The Chippendale firm kept stock on hand of their standard items, which were probably available for immediate purchase. A number of virtually identical examples can be identified, such as small hexagonal tripod tables (at Harewood, Paxton and Aske Hall, Yorkshire), Pembroke tables (at Petworth House, Sussex, England, and Paxton), bedside tables (at Paxton and Mersham-le-Hatch, Kent, England) and secrétaire cabinets with virtually identical cabinets (at Paxton and Aske).
All these examples share very similar design and construction, with variations only in veneer choice, carved elements or alternative turnings.
Pedestal urns of this model may also have been stock items, since there are a number of pedestal urns in existence of virtually identical outline and with only slight variations.
HOME HOUSE, 20 PORTMAN SQUARE
Elizabeth, Countess of Home was an extremely wealthy Jamaican-English heiress. She inherited vast sums of money and land in Jamaica on her father’s death, and in 1720, at the age of 16, she married James Lawes, a wealthy plantation owner and son of the governor of Jamaica. When disputes arose with the new Jamaican governor, the couple moved to London, where James died in 1734, leaving Elizabeth an even greater fortune.
Despite her wealth, London society may have been hard to adapt to after her upper-class life in Jamaica, and Elizabeth never quite fitted into the elite of the capital.
Her marriage to William, 8th Earl of Home, in 1742, seems to have been a marriage of convenience and part of her struggle to be accepted socially. William deserted her after only a few months, but left her with her new title.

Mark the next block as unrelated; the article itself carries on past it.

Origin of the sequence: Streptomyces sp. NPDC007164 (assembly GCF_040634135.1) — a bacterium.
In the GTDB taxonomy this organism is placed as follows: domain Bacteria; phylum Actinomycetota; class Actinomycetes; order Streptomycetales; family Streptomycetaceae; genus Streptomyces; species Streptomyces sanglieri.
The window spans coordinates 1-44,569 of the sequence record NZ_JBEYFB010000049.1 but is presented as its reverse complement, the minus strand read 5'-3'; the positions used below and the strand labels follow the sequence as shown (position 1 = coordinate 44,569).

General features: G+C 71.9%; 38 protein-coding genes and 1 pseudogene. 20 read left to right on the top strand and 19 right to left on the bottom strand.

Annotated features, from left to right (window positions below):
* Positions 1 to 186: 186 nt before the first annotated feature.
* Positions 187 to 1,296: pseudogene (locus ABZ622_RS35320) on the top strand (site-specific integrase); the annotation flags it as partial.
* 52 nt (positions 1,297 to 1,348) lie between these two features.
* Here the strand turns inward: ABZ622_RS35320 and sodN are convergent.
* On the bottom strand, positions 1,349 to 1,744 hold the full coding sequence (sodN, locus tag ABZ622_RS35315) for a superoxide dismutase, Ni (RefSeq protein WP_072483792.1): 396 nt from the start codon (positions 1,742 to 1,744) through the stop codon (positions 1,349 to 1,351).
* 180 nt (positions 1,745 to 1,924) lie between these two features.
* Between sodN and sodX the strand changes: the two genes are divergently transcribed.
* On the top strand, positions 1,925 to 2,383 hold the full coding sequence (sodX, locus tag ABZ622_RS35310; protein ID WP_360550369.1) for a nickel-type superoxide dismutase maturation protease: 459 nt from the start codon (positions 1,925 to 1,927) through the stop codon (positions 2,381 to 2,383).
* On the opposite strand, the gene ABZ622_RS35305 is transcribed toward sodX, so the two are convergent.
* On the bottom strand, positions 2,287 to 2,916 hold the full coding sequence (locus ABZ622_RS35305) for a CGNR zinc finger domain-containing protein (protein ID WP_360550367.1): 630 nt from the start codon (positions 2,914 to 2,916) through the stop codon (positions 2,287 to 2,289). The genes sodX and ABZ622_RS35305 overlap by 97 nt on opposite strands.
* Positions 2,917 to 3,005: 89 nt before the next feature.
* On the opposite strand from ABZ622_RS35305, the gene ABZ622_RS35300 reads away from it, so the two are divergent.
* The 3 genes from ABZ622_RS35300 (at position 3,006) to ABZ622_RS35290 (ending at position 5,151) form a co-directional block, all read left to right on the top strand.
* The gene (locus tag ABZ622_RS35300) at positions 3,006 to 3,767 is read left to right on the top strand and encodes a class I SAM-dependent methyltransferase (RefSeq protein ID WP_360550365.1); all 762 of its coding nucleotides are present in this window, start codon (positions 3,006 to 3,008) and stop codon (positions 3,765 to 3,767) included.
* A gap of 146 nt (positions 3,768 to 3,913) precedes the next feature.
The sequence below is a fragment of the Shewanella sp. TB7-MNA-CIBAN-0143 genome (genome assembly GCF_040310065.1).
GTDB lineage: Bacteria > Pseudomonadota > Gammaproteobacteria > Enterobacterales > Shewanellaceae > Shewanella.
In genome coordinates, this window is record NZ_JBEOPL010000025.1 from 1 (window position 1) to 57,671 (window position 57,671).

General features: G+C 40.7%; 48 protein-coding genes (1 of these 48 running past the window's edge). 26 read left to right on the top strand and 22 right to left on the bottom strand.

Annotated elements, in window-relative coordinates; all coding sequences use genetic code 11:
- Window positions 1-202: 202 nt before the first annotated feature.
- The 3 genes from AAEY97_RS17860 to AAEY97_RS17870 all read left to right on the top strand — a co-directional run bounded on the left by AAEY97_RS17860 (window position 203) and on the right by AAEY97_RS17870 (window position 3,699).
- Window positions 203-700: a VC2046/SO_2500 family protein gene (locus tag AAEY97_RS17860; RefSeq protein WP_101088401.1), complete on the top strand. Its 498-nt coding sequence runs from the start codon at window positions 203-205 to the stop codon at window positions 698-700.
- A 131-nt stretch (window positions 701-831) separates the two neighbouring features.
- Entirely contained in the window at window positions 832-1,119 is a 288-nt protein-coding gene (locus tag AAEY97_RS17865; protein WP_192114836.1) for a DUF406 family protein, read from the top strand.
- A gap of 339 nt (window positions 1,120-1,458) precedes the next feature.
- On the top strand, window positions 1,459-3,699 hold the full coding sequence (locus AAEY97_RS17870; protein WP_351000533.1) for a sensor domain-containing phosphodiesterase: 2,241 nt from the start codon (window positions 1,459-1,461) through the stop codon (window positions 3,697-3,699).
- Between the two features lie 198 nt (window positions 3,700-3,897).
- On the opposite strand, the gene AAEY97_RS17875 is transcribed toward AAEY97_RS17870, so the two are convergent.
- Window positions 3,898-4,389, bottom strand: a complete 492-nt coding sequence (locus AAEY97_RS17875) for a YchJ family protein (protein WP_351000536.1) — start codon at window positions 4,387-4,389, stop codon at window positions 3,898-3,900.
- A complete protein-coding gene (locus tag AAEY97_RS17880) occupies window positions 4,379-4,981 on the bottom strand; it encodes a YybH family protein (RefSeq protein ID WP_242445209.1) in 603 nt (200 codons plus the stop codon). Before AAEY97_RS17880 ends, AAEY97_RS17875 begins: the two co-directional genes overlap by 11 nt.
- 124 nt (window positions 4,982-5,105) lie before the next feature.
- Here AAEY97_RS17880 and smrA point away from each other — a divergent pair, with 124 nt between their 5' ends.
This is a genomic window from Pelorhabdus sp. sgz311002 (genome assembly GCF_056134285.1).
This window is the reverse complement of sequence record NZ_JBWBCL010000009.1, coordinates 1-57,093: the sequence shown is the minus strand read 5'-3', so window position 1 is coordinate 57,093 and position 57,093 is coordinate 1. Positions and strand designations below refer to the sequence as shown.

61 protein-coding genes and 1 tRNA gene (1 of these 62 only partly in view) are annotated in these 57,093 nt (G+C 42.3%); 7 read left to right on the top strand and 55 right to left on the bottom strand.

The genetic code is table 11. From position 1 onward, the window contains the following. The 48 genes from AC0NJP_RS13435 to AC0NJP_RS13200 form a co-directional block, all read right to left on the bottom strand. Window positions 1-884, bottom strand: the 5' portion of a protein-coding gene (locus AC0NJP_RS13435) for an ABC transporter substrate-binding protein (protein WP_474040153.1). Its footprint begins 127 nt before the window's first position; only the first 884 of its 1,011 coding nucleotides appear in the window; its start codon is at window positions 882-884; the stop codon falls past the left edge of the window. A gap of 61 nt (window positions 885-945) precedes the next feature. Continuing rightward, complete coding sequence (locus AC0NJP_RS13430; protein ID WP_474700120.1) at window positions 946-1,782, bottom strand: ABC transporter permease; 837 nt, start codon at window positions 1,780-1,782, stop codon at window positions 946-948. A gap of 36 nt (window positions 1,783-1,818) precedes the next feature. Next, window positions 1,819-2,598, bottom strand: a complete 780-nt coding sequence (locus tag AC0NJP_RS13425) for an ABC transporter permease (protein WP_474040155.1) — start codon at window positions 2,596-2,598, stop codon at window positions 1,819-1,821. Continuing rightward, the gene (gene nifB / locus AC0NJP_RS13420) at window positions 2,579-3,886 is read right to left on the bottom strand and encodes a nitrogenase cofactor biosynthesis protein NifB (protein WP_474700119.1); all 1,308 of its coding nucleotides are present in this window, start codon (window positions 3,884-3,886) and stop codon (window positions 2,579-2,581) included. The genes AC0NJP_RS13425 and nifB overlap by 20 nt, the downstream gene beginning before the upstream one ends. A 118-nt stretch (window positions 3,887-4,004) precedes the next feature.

Elizabeth, now Countess of Home, spent the rest of her life trying to establish herself in society by giving lavish parties in her newly built town house on Portman Square, originally designed by James Wyatt and finished by Robert Adam. The house is today seen as one of Adam’s masterpieces.
No evidence that Lady Home commissioned Chippendale for her furniture has come to light, but the fact that she used James Wyatt and Robert Adam shows that she was eager to use the best craftsmen of her time in order to impress and gain social recognition. Chippendale often worked alongside Adam, who probably suggested him as a suitable supplier of furniture.
After Elizabeth’s death in 1784 the house was occupied by a succession of residents including the Marquis de la Lucerne, the Duke of Atholl, the Duke of Newcastle, Sir Francis Henry Goldsmid, Lord and Lady Islington and eventually Samuel Courtauld, founder of the Courtauld Institute, which was housed there until 1989. Today Home House is a private members’ club.
There is no doubt that the pedestal urns are by Chippendale: the question is, were they made for Home House, or moved there at a later date? Further research may in due course confirm a Chippendale commission for Home House.
Arthur Bolton, The Architecture of Robert and James Adam, 1922, vol. II, pp. 80–93.
M. Harris & Sons, ‘A Catalogue and Index of Old Furniture and Decorative Works of Art’, circa 1930s, Part III 1770–1840, p. 335.
Christopher Gilbert, The Life and Work of Thomas Chippendale, 1978, vol. II, p. 194, pl. 353.
Eileen Harris, The Genius of Robert Adam: His Interiors, 2001, p. 308, illus. 458; the dining room at Home House, London.
Judith Goodison, The Life and Work of Thomas Chippendale Junior, 2017, pp. 370–71.
Country Life, 1932, unpublished.
Home House, No. 20 Portman Square, London, England.
Private collection, USA.